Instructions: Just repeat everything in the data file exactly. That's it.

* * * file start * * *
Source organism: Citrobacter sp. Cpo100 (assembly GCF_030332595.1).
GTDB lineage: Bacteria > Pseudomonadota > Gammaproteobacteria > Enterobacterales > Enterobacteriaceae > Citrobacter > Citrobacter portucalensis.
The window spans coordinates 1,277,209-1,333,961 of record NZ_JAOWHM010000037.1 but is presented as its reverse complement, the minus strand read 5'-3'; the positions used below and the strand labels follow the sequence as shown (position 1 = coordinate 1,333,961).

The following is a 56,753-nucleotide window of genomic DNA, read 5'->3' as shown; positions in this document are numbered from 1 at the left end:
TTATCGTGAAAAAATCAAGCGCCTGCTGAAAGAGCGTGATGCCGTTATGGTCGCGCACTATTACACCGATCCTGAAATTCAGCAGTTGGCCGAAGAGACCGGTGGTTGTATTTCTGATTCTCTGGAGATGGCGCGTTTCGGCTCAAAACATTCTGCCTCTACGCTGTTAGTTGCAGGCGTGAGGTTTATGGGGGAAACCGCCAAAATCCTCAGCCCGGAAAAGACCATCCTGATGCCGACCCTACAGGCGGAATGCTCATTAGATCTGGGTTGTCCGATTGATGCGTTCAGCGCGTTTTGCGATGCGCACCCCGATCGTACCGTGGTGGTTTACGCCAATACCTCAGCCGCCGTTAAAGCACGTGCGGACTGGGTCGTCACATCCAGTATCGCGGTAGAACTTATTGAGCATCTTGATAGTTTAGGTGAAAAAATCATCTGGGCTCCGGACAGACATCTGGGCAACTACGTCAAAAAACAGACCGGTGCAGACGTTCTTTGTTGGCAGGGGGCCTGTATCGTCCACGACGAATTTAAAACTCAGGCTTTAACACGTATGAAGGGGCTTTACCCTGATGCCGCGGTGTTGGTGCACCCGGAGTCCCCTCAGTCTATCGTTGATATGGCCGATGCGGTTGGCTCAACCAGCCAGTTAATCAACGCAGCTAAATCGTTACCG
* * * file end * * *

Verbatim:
Source organism: Citrobacter sp. Cpo100 (assembly GCF_030332595.1).
GTDB lineage: Bacteria > Pseudomonadota > Gammaproteobacteria > Enterobacterales > Enterobacteriaceae > Citrobacter > Citrobacter portucalensis.
The window spans coordinates 1,277,209-1,333,961 of record NZ_JAOWHM010000037.1 but is presented as its reverse complement, the minus strand read 5'-3'; the positions used below and the strand labels follow the sequence as shown (position 1 = coordinate 1,333,961).

The following is a 56,753-nucleotide window of genomic DNA, read 5'->3' as shown; positions in this document are numbered from 1 at the left end:
TTATCGTGAAAAAATCAAGCGCCTGCTGAAAGAGCGTGATGCCGTTATGGTCGCGCACTATTACACCGATCCTGAAATTCAGCAGTTGGCCGAAGAGACCGGTGGTTGTATTTCTGATTCTCTGGAGATGGCGCGTTTCGGCTCAAAACATTCTGCCTCTACGCTGTTAGTTGCAGGCGTGAGGTTTATGGGGGAAACCGCCAAAATCCTCAGCCCGGAAAAGACCATCCTGATGCCGACCCTACAGGCGGAATGCTCATTAGATCTGGGTTGTCCGATTGATGCGTTCAGCGCGTTTTGCGATGCGCACCCCGATCGTACCGTGGTGGTTTACGCCAATACCTCAGCCGCCGTTAAAGCACGTGCGGACTGGGTCGTCACATCCAGTATCGCGGTAGAACTTATTGAGCATCTTGATAGTTTAGGTGAAAAAATCATCTGGGCTCCGGACAGACATCTGGGCAACTACGTCAAAAAACAGACCGGTGCAGACGTTCTTTGTTGGCAGGGGGCCTGTATCGTCCACGACGAATTTAAAACTCAGGCTTTAACACGTATGAAGGGGCTTTACCCTGATGCCGCGGTGTTGGTGCACCCGGAGTCCCCTCAGTCTATCGTTGATATGGCCGATGCGGTTGGCTCAACCAGCCAGTTAATCAACGCAGCTAAATCGTTACCG